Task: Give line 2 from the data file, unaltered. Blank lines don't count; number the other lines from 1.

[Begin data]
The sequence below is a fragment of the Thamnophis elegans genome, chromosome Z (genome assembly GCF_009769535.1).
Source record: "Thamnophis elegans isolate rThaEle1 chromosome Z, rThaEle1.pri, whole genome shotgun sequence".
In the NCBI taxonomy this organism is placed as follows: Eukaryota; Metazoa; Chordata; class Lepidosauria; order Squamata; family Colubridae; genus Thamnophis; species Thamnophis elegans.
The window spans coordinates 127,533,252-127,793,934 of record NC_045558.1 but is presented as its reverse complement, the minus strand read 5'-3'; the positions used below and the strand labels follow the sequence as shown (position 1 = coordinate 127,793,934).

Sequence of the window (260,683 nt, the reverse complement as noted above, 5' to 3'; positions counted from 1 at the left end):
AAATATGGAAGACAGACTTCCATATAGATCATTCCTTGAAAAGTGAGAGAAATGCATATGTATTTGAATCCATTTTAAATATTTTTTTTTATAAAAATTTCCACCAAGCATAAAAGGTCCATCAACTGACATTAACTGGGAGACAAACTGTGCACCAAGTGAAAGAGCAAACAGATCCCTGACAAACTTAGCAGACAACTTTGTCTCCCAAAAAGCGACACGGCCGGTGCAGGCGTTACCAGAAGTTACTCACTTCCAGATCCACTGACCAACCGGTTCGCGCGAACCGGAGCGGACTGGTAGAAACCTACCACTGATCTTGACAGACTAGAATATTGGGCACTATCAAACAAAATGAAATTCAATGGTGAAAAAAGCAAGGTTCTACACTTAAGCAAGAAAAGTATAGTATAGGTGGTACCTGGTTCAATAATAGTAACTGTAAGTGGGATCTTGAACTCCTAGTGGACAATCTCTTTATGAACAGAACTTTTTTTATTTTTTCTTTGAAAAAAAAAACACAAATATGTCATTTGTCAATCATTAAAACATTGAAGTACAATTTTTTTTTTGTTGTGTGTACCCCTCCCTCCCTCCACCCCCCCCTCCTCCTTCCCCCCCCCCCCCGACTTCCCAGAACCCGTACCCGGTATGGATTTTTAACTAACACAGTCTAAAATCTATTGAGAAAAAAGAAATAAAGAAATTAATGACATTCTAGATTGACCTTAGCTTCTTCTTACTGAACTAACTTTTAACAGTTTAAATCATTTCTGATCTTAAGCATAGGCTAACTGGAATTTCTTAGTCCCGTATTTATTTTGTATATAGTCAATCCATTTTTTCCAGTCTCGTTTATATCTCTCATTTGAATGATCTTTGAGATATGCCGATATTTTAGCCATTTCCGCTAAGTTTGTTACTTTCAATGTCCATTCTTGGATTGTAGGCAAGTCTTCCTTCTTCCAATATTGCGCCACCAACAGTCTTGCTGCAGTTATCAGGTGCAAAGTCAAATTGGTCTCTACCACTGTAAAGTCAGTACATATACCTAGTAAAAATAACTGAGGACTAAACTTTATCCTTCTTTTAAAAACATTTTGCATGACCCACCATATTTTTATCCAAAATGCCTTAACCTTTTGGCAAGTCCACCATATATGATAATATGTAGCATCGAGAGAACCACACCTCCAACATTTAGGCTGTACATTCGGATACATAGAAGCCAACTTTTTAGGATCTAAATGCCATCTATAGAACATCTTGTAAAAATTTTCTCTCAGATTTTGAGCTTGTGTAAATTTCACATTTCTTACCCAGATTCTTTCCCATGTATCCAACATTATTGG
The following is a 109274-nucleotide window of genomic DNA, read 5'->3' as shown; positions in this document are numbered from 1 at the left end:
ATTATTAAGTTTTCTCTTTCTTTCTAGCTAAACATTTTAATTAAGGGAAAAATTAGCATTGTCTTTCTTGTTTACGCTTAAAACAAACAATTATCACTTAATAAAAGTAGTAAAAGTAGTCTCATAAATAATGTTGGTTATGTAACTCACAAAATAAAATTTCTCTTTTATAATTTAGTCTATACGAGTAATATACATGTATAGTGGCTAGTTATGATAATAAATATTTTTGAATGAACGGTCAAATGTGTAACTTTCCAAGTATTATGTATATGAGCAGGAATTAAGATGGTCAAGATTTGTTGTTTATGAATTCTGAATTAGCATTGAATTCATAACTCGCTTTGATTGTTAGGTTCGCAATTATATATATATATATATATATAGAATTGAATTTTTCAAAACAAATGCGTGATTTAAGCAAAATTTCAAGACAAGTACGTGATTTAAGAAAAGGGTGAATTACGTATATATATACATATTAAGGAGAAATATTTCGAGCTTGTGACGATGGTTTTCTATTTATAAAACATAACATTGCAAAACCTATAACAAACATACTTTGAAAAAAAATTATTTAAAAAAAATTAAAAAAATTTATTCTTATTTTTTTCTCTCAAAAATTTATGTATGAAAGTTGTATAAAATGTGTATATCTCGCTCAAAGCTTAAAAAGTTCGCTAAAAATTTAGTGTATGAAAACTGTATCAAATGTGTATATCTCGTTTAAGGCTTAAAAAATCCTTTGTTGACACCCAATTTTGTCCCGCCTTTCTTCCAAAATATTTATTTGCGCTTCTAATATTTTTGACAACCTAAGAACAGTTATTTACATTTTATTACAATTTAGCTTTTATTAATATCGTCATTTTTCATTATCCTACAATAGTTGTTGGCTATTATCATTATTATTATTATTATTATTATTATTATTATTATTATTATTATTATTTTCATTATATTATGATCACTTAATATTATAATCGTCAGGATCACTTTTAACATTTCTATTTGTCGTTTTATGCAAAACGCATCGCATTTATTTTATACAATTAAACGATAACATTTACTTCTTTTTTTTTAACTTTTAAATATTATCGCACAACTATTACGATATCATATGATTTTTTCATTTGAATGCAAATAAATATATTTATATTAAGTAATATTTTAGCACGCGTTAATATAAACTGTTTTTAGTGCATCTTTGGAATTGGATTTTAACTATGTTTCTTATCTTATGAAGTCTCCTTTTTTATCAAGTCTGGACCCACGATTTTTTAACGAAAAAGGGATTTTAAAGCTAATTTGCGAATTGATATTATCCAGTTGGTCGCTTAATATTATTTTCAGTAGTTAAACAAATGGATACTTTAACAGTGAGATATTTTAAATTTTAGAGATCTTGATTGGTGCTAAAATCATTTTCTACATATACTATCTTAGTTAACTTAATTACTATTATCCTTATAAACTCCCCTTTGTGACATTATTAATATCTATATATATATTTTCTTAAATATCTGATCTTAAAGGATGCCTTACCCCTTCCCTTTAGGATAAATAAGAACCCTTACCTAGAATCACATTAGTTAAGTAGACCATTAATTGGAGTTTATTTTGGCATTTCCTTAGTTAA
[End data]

Source record: "Thamnophis elegans isolate rThaEle1 chromosome Z, rThaEle1.pri, whole genome shotgun sequence".